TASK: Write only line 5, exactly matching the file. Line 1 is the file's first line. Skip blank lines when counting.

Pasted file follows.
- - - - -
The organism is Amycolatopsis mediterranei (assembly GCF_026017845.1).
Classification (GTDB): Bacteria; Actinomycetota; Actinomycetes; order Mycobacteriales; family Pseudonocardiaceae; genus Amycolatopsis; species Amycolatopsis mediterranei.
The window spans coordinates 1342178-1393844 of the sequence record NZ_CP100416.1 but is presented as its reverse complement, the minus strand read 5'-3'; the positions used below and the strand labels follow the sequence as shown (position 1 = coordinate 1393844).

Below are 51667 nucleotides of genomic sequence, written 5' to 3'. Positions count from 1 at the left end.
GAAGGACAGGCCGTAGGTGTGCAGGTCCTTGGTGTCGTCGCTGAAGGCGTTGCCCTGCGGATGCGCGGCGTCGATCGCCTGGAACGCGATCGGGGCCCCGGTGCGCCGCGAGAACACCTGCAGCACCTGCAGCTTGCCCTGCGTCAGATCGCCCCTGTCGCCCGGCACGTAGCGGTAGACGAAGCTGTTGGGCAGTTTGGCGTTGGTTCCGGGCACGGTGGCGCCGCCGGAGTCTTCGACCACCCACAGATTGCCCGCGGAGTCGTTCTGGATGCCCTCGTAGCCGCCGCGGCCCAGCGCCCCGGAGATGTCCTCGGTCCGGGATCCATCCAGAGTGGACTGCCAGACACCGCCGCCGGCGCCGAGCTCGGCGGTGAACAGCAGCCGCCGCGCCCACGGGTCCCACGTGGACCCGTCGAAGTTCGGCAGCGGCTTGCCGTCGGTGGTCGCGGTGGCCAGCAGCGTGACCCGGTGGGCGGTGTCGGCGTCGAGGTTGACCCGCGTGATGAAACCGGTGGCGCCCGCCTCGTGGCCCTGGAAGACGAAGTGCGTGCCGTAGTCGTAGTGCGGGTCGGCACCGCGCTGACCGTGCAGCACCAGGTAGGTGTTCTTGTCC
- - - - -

GAAGGACAGGCCGTAGGTGTGCAGGTCCTTGGTGTCGTCGCTGAAGGCGTTGCCCTGCGGATGCGCGGCGTCGATCGCCTGGAACGCGATCGGGGCCCCGGTGCGCCGCGAGAACACCTGCAGCACCTGCAGCTTGCCCTGCGTCAGATCGCCCCTGTCGCCCGGCACGTAGCGGTAGACGAAGCTGTTGGGCAGTTTGGCGTTGGTTCCGGGCACGGTGGCGCCGCCGGAGTCTTCGACCACCCACAGATTGCCCGCGGAGTCGTTCTGGATGCCCTCGTAGCCGCCGCGGCCCAGCGCCCCGGAGATGTCCTCGGTCCGGGATCCATCCAGAGTGGACTGCCAGACACCGCCGCCGGCGCCGAGCTCGGCGGTGAACAGCAGCCGCCGCGCCCACGGGTCCCACGTGGACCCGTCGAAGTTCGGCAGCGGCTTGCCGTCGGTGGTCGCGGTGGCCAGCAGCGTGACCCGGTGGGCGGTGTCGGCGTCGAGGTTGACCCGCGTGATGAAACCGGTGGCGCCCGCCTCGTGGCCCTGGAAGACGAAGTGCGTGCCGTAGTCGTAGTGCGGGTCGGCACCGCGCTGACCGTGCAGCACCAGGTAGGTGTTCTTGTCC